For me, seeing shows multiple times is a waste of time – there are so many plays and musicals in London that you’d struggle to see them all. Lee Hall’s adaptation of Shakespeare in Love however, is a show that joins the few I’ve seen more than once – three times to be exact.
There’s just something about it – the discreet comedy, the minstrels and the period in which it’s set. The Tudors are possibly the most popular Royal Family in terms of interest, with countless books, films and TV shows. Shakespeare himself remains one of the most performed playwrights in the world – no matter how much we complain about him at school, we love him!
Shakespeare in Love takes his life and spins it in a way that lets us get to know the Bard – dashing, imperfect and human. With a wife in Stratford, the young Will Shakespeare (Orlando James) has come to London to seek his fortune, yet he’s lost his gift and no muse can help him. Until that is he meets the love of his life, the beautiful Viola de Lesseps (Eve Ponsonby). With the help of some players, a nurse and of course Spot the dog, Will manages to find his words as he tells the story of these two star crossed lovers.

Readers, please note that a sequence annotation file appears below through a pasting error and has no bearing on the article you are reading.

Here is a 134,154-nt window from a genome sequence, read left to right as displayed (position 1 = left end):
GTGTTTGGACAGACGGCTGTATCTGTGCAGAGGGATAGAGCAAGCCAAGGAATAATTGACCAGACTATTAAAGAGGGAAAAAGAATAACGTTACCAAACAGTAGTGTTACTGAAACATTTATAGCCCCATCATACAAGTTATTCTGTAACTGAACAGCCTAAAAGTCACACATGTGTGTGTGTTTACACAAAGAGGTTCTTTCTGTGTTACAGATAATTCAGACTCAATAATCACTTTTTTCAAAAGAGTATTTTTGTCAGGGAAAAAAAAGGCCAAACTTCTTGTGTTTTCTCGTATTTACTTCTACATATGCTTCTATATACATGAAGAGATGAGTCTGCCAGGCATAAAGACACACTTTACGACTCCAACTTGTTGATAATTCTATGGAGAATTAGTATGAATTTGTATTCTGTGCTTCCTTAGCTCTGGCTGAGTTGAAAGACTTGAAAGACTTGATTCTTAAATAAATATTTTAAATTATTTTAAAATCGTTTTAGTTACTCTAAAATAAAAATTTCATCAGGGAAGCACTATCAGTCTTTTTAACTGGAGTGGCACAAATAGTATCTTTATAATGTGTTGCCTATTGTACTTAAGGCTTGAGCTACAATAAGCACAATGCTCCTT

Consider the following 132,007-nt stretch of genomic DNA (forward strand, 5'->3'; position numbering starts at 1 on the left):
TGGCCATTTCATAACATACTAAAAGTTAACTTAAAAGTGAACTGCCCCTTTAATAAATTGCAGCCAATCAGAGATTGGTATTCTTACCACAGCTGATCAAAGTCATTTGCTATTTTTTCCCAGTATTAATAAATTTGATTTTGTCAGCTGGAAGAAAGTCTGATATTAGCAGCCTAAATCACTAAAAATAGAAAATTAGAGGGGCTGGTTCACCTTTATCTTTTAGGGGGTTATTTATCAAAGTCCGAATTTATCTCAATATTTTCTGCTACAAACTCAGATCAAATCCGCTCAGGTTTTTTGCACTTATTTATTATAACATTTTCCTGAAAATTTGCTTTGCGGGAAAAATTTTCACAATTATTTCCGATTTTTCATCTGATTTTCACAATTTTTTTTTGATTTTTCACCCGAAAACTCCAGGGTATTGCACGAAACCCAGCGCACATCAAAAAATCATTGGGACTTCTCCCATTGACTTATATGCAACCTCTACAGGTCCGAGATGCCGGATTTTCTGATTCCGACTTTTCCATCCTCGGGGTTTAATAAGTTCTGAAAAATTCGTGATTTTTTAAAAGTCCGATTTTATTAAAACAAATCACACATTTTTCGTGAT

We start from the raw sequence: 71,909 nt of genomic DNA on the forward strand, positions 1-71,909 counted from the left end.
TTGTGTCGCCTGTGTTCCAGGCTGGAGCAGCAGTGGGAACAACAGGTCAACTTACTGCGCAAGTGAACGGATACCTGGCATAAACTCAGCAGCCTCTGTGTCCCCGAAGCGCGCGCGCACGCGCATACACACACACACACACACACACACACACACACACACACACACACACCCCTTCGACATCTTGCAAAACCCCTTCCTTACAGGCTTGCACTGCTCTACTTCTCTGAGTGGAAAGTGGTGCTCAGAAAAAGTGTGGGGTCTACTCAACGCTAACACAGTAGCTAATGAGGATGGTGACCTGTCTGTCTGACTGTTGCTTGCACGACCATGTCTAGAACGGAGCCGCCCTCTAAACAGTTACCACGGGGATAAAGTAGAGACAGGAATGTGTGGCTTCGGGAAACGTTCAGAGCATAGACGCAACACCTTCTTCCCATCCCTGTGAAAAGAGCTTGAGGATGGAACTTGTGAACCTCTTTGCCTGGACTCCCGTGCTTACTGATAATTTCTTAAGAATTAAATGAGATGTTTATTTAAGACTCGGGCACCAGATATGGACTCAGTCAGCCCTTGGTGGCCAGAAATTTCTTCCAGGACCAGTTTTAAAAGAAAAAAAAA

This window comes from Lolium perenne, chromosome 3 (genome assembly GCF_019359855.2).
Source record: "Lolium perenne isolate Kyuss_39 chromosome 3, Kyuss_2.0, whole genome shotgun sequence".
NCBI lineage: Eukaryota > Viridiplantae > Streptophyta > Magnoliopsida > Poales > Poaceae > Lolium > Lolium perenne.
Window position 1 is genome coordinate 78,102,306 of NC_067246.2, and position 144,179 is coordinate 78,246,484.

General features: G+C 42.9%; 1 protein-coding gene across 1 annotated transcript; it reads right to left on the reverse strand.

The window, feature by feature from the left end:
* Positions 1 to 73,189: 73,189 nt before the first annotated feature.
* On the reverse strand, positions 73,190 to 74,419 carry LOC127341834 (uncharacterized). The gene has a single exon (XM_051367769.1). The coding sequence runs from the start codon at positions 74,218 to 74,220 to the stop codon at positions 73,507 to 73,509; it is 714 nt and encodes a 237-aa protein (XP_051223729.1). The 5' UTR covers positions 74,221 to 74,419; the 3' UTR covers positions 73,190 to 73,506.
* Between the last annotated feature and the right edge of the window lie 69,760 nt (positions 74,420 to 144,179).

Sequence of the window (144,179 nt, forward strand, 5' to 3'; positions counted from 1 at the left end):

The two new leads have a strong chemistry and Ponsonby is an excellent Viola – headstrong, determined and sexy – and far less girly than Lucy Briggs-Owen. James gives Shakespeare a more mortal quality, more Hugh Grant to Tom Bateman’s Orlando Bloom.
Ryan Donaldson as Ned Alleyn is perfect – smooth, suave and sexy with just the right amount of arrogance and Paul Brennen as Fennyman is unknowingly hilarious, especially as the apothecary.
The show is still fantastic and the new cast are good, but the sudden increase in comedy does detract from the story itself. Elizabeth I (Suzanne Burden) no longer walks haughtily across the top of the stage instead of bowing, but joins in the jig (all shows must end with a jig). It is funny, but the overall experience is less emphatic and emotional than before.
Review by Michaela Clement-Hayes
Shakespeare In Love
Noel Coward Theatre
Booking From: 2nd July 2014
Evenings: Monday to Saturday 7.30pm
Matinees: Wednesday and Saturday 2.30pm